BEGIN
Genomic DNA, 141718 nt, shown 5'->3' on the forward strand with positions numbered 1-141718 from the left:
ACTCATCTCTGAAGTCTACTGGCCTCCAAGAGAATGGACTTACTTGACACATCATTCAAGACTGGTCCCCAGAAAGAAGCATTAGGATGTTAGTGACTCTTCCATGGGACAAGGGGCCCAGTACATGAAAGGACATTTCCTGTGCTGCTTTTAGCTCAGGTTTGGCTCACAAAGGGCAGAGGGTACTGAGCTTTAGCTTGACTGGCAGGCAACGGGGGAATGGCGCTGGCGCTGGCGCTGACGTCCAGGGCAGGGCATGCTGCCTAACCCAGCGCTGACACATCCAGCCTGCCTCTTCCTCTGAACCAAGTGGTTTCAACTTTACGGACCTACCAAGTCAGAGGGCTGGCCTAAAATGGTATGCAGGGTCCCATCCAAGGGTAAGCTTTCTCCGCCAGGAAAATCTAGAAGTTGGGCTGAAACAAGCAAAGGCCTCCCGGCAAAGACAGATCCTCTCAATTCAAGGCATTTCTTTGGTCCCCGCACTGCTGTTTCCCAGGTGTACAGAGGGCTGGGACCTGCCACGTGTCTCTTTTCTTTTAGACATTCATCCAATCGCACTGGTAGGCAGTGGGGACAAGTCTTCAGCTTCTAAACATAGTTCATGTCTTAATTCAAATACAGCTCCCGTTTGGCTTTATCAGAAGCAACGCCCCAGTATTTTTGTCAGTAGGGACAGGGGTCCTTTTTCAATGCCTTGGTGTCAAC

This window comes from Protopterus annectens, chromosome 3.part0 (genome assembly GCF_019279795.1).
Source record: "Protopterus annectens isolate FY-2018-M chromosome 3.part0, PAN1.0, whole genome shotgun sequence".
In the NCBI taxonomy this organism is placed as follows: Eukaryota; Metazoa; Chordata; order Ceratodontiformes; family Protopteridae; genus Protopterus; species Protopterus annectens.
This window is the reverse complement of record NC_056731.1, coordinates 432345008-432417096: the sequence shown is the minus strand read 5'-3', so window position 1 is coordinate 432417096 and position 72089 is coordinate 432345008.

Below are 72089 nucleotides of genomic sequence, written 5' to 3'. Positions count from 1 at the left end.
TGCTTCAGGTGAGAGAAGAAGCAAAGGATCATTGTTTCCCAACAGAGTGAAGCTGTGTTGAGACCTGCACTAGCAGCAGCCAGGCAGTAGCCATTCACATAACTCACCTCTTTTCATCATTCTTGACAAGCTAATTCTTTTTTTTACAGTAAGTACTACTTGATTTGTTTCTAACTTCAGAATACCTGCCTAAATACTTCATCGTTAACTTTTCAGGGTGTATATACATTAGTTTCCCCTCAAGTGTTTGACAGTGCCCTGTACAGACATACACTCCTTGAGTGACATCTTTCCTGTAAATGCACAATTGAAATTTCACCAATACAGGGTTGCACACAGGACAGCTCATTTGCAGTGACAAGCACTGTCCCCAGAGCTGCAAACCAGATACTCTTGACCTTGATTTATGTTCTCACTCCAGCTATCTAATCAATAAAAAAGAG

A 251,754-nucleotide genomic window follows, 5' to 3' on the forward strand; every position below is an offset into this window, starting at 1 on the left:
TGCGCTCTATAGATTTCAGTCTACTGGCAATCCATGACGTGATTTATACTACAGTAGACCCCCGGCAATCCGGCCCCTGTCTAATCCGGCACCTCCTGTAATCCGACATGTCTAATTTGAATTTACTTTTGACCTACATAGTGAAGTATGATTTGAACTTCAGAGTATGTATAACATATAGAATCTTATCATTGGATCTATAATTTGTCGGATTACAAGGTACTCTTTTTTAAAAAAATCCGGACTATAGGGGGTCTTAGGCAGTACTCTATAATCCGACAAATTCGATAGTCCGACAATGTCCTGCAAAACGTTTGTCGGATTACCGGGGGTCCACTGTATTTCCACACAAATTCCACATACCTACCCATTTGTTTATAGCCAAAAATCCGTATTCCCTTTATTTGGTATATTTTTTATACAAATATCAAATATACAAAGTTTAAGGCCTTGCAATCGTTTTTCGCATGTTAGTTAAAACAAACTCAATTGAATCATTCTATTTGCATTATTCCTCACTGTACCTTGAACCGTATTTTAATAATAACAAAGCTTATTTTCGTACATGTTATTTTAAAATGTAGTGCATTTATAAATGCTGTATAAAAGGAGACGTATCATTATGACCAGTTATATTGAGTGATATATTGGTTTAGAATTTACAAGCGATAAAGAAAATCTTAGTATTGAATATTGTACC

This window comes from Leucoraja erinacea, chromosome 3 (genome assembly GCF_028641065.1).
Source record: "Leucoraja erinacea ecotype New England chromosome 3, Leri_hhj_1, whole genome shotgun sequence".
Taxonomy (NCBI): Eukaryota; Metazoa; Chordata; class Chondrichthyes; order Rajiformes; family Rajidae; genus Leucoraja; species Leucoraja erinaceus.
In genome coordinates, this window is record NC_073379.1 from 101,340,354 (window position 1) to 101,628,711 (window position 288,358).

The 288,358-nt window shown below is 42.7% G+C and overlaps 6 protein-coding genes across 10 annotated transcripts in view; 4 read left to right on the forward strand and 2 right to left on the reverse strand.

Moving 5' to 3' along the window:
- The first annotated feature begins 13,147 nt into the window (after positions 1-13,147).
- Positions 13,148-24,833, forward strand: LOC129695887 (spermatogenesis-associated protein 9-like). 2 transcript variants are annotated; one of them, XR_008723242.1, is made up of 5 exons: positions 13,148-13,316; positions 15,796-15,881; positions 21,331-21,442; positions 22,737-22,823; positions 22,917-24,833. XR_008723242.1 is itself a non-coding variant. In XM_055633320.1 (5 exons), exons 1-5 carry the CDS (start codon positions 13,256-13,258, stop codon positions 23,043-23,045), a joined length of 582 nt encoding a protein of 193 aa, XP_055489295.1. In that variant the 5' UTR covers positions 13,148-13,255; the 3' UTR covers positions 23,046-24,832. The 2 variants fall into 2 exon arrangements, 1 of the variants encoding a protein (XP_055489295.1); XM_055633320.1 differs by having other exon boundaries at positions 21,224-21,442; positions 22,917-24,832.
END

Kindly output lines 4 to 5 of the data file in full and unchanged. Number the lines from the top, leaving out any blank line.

Source record: "Protopterus annectens isolate FY-2018-M chromosome 3.part0, PAN1.0, whole genome shotgun sequence".
In the NCBI taxonomy this organism is placed as follows: Eukaryota; Metazoa; Chordata; order Ceratodontiformes; family Protopteridae; genus Protopterus; species Protopterus annectens.